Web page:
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Why the US Defense Department Favors ‘Targeted Tariffs’ on Steel

Mohit Oberoi, CFA - Author

Aug. 18 2020, Updated 4:45 a.m. ET

The Section 232 probe

The Section 232 imports probe, which was initiated to probe the national security implications of steel imports, has recommended three options to President Trump. One of the options calls for global steel duties of at least 24% on all steel products from all countries. The duties would apply to all countries, across Asia, Europe, or North America.

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Targeted tariffs

While the US Commerce Department seems to favor broad tariffs against steel imports, the US Defense Department is putting its weight behind a targeted action. According to Bloomberg, Defense Secretary James Mattis has stated that “targeted tariffs are more preferable than a global quota or a global tariff.”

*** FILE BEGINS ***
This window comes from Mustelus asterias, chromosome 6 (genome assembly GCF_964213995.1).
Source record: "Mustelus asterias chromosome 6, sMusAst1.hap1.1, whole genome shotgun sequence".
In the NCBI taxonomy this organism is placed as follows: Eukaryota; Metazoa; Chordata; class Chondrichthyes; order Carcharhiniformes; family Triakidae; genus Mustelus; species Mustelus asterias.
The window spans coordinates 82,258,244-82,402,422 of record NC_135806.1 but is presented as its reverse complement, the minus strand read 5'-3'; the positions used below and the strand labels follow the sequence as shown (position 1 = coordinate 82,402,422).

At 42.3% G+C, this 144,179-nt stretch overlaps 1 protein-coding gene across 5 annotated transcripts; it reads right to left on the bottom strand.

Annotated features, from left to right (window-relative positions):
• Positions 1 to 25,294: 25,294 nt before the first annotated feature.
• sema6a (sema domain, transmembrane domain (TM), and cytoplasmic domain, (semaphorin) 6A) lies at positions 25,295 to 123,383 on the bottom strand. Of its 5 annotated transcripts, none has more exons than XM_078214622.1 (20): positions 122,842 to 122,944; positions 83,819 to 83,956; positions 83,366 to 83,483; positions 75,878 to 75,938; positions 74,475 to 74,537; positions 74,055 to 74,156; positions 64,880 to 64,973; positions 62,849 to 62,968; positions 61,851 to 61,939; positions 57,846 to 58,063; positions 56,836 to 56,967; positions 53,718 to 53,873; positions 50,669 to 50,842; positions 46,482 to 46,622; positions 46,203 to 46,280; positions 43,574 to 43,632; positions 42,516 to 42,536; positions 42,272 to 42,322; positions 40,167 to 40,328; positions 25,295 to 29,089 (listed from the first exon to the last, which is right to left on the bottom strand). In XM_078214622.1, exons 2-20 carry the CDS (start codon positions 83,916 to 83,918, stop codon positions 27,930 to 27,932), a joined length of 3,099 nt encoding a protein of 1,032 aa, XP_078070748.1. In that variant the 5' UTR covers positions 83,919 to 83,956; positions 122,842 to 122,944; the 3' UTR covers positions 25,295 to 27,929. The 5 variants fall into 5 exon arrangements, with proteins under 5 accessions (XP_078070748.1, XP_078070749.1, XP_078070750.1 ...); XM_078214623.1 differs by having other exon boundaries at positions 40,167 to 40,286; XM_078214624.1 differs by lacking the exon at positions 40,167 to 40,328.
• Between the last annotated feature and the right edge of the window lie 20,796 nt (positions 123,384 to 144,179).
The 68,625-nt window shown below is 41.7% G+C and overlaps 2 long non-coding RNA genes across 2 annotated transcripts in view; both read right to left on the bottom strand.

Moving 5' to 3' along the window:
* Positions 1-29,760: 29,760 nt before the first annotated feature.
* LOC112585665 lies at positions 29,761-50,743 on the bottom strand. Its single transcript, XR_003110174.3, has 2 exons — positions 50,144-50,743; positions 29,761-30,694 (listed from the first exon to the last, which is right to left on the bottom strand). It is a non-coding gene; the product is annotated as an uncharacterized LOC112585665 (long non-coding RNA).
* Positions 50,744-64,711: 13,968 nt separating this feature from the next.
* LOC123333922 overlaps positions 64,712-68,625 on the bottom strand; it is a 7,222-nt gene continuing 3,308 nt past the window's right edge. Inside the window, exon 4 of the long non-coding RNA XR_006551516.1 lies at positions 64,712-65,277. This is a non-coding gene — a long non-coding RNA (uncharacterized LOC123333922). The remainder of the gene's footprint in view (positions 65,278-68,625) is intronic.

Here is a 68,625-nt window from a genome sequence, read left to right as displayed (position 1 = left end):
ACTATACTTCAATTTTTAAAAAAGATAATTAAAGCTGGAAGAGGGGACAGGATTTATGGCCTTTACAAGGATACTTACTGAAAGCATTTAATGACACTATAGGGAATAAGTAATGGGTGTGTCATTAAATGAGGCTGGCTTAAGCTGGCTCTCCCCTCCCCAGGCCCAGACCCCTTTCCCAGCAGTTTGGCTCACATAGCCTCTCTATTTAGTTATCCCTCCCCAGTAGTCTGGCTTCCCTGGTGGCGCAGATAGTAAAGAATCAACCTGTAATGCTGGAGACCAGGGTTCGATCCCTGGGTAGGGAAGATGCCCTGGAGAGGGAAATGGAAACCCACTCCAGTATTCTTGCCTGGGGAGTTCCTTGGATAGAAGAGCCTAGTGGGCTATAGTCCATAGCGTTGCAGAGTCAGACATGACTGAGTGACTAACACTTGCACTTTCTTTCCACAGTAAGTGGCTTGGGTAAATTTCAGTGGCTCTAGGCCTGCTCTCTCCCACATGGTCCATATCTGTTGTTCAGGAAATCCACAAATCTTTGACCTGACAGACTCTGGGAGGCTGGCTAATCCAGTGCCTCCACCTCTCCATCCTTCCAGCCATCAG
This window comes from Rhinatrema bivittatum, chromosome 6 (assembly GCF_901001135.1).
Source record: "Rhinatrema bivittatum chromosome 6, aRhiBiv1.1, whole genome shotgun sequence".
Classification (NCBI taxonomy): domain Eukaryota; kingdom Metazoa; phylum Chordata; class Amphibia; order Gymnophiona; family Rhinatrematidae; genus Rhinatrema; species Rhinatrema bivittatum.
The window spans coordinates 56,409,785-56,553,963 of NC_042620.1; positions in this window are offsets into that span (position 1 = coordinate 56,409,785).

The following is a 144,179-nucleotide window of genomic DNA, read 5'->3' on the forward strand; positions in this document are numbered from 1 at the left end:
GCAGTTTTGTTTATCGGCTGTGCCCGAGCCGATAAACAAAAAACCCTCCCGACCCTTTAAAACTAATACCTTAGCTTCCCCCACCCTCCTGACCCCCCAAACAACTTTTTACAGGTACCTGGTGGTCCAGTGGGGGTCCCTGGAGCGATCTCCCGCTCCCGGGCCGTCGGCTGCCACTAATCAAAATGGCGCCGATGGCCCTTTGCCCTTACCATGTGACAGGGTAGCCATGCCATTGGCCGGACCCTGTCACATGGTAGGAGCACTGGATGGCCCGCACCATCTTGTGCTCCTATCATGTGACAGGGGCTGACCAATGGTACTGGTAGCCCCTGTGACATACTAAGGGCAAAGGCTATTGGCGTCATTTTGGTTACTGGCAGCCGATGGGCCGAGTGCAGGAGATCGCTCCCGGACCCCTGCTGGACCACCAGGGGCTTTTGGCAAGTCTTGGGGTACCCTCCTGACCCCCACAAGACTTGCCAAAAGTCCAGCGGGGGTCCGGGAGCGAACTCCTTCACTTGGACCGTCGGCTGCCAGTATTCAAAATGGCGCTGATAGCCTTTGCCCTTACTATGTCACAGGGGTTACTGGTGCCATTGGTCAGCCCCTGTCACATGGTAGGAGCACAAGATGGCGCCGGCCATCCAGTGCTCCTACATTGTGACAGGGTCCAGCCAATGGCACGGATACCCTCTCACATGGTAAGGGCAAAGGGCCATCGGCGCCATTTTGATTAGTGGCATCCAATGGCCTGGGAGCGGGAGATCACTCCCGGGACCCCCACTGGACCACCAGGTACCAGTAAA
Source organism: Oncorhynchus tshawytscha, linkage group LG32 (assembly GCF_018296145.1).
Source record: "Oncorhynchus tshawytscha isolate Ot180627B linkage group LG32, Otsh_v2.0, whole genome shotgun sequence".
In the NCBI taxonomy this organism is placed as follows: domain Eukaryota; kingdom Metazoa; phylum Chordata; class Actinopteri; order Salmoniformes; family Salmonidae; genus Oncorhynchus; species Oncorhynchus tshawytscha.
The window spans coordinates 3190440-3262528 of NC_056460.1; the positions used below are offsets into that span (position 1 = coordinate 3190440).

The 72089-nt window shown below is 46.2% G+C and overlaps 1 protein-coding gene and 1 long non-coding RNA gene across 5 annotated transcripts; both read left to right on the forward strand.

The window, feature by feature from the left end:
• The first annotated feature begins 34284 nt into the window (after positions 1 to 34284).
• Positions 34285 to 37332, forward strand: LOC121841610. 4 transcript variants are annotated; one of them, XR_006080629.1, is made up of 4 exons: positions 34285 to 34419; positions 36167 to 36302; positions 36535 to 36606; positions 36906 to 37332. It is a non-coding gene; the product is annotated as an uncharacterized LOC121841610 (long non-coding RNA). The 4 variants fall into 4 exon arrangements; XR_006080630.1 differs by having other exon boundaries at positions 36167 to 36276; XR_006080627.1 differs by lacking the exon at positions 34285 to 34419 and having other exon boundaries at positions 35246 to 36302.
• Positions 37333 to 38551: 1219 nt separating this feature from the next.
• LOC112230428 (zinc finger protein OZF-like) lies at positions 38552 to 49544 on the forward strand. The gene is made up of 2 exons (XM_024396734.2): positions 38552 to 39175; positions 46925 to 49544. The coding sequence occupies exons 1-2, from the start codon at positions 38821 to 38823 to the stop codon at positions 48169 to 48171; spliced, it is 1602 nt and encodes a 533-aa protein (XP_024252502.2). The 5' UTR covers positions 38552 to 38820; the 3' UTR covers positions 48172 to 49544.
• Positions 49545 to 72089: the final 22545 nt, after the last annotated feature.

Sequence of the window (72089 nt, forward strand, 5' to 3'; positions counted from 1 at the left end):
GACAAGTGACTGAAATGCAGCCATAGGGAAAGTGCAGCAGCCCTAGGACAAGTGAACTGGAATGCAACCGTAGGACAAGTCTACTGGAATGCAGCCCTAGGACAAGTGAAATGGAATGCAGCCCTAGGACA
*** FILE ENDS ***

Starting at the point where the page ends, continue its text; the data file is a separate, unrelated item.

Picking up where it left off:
Citing Mattis, Bloomberg reported that “military’s requirements for steel and aluminum only amount to about 3 percent of US production. As a result, the Pentagon doesn’t believe Commerce’s findings affect the military’s ability to meet its requirements.”

Military allies

Notably, global tariffs would include Western Europe, Canada, Japan, and South Korea. These countries are not just major steel exporters to the United States (X) (AKS)—they’re also allies on a military level. While a global tariff would help US steelmakers because it would help propel US steel prices (CLF) (NUE), which are among the highest globally, it could come at the cost of antagonizing major allies.

It’s no wonder, then, that the Defense Department favors targeted actions against steel imports as against a broad-based action recommended by the Commerce Department.

Another factor to consider would be the imposition of duties on NAFTA (North American Free Trade Agreement). In the next part of this series, we’ll discuss how duties against NAFTA could impact the US steel industry (MT).


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